Interview of Dr. Josh T. Franco for ArteLatinx 2019
Interview of Dr. Josh T. Franco for ArteLatinx 2019
Dr. Josh T. Franco
National Collector at the Archives of American Art, Smithsonian Institution
Interviewer: Jonathan Orozco, UNO Art History Student, ArteLatinX 2019 Committee Member
As part of the OLLAS Exhibition, ArteLatinx 2019, we invited Dr. Josh T. Franco to talk about the X in LatinX and the connections between the theme of our exhibition “The Voice of our Roots”, art, and identity. Dr. Franco is currently National Collector at the Archives of American Art, Smithsonian Institution. Previously, he was Latino Collections Specialist at the Archives (2015 – 2017). Here is an excerpt of the interview UNO student Jonathan Orozco did with Dr. Franco back in September of 2019. This transcript has been edited to focus on three themes: Identity, the importance of Latino Art, and on the X in LatinX. With this blog, we bring closure to ArteLatinX 2019.
On Latino Identity:
The adage, “We didn’t crossed the border the border crossed us” resonates with me. I don’t really have big immigration story in any recent familial memory. The last big immigration in our family was probably from Spain 500 years ago. Growing up in Texas, I was never asked where I was from because Texans—especially West Texans—typically understand that brown people have always been there, whether they like it or not. Simultaneously, it was always made clear to me that we are also Mexicanos. That never seemed to contradict that we were also Americans.
I began to call myself Chicano probably in my early twenties, right out of college when I lived in San Antonio. There, working with many arts and social justice organizations, I was educated about the history of the Chicano movement and Chicano art, and I began to take on that identity. It wasn’t until I went to Binghamton in upstate New York for graduate school that I experienced being asked about an immigration story, which I thought was interesting. That was an education for me. I learned that if you’re brown in upstate New York, it’s assumed that you’re a recent immigrant to the US. If you don’t sound like a Spanish speaker people think you’re second generation maybe. So I was asked often, “Where are your parents from?” And that was new. That’s when I began empathizing with that question in a personal way. To a very small degree, that gave me an idea of what it’s like to be a Latino who’s immigrated here second or third generation rather than having just been here for what seems like forever. There is nothing more or less authentic to either experience.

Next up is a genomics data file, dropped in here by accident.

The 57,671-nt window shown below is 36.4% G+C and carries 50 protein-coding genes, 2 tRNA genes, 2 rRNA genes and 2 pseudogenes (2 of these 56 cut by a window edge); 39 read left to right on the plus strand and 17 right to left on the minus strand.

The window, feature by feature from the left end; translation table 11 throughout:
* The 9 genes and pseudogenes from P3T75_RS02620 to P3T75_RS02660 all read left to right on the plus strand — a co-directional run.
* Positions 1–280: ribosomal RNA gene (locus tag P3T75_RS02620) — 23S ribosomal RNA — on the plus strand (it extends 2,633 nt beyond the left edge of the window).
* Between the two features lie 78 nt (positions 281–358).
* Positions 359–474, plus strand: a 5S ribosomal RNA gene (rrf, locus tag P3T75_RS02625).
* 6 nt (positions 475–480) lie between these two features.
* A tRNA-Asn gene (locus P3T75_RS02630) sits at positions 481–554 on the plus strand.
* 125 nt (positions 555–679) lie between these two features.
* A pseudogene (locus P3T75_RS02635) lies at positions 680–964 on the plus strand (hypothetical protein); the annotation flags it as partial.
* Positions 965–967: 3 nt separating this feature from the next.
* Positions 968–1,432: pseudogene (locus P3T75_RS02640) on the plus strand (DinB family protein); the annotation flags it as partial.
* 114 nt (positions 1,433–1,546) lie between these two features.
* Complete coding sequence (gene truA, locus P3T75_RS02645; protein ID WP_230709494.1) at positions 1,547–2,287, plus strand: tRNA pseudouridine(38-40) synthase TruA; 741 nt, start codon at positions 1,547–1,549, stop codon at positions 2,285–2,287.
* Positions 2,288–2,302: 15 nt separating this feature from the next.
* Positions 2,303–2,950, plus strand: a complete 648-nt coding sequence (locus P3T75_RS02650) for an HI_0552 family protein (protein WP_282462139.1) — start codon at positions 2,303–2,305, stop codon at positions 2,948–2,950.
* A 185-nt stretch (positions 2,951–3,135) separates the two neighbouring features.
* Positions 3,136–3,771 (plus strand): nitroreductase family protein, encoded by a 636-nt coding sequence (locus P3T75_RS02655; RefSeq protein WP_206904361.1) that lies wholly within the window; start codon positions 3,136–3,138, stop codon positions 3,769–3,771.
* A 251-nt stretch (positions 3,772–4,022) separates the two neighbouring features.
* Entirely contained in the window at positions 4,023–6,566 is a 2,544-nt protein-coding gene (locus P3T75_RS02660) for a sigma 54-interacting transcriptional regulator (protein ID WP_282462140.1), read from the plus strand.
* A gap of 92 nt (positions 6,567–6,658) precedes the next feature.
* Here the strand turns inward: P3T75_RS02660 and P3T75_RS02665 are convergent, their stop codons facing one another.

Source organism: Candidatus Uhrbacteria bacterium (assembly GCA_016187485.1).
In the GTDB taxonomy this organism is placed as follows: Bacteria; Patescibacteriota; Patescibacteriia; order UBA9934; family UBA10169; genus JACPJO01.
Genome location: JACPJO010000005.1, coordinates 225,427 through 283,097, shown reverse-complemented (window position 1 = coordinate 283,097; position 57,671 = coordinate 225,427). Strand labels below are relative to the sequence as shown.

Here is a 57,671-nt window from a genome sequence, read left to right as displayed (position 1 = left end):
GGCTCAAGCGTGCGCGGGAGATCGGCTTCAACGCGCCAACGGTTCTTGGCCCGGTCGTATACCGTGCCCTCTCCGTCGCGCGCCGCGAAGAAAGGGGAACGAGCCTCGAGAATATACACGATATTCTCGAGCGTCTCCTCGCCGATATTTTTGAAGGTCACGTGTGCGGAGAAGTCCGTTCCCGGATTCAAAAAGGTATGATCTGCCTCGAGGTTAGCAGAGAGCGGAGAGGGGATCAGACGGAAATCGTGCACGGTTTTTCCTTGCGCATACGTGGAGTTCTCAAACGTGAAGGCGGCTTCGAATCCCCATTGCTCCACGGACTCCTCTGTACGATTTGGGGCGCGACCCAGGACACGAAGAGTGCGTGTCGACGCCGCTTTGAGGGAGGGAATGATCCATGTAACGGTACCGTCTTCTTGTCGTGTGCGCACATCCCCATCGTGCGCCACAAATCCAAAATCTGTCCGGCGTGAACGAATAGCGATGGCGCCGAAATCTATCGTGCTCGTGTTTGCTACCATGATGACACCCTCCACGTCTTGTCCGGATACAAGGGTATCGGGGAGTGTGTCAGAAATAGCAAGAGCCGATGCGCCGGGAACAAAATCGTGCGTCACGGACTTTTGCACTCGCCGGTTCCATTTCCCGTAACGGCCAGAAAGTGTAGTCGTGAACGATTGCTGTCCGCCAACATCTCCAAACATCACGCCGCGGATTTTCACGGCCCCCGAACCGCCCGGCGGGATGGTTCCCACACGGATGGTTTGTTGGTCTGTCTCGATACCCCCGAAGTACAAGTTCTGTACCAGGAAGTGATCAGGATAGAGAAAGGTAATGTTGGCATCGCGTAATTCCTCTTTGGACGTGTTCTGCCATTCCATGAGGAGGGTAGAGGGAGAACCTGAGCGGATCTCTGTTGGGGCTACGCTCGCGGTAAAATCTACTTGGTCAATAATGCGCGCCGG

On the importance of Latino Art:
I don’t think it is one single body of art. There are artists who are Latino and whether that shows in their art or not, you know, is really up to them. Well, it also depends on curatorial and institutional frameworks too. If you think about santeros/as in New Mexico, for instance, they were not historically vying for spaces in commercial art galleries or fine art museums. The original concern of that practice is to create objects that inspire faith practices and give people a material connection to their syncretic Catholicism as it has evolved in the Hispano Southwest. But, it’s very much a form of art that could be, and has been, called Latino when taken out of a chapel or home setting and placed in a museum. This has happened frequently in the past few decades, so it provides a great case study for how this framework evolves.
What are the challenges of being a Latino artist? One is certainly the feeling of being pigeonholed and, for instance, receiving the majority of invitations to exhibit when Hispanic Heritage Month comes around. Or only being asked to be in shows that have “Chicano” or another ethnic moniker in the title. Though, for some artists I’ve met, that’s just fine. They are happy to operate in the world that way. You can see how that’s a double edged sword. It’s the question of audience. If you want to speak to a broader audience, then you’re not going to be happy being put in shows that are framed in such a narrow way.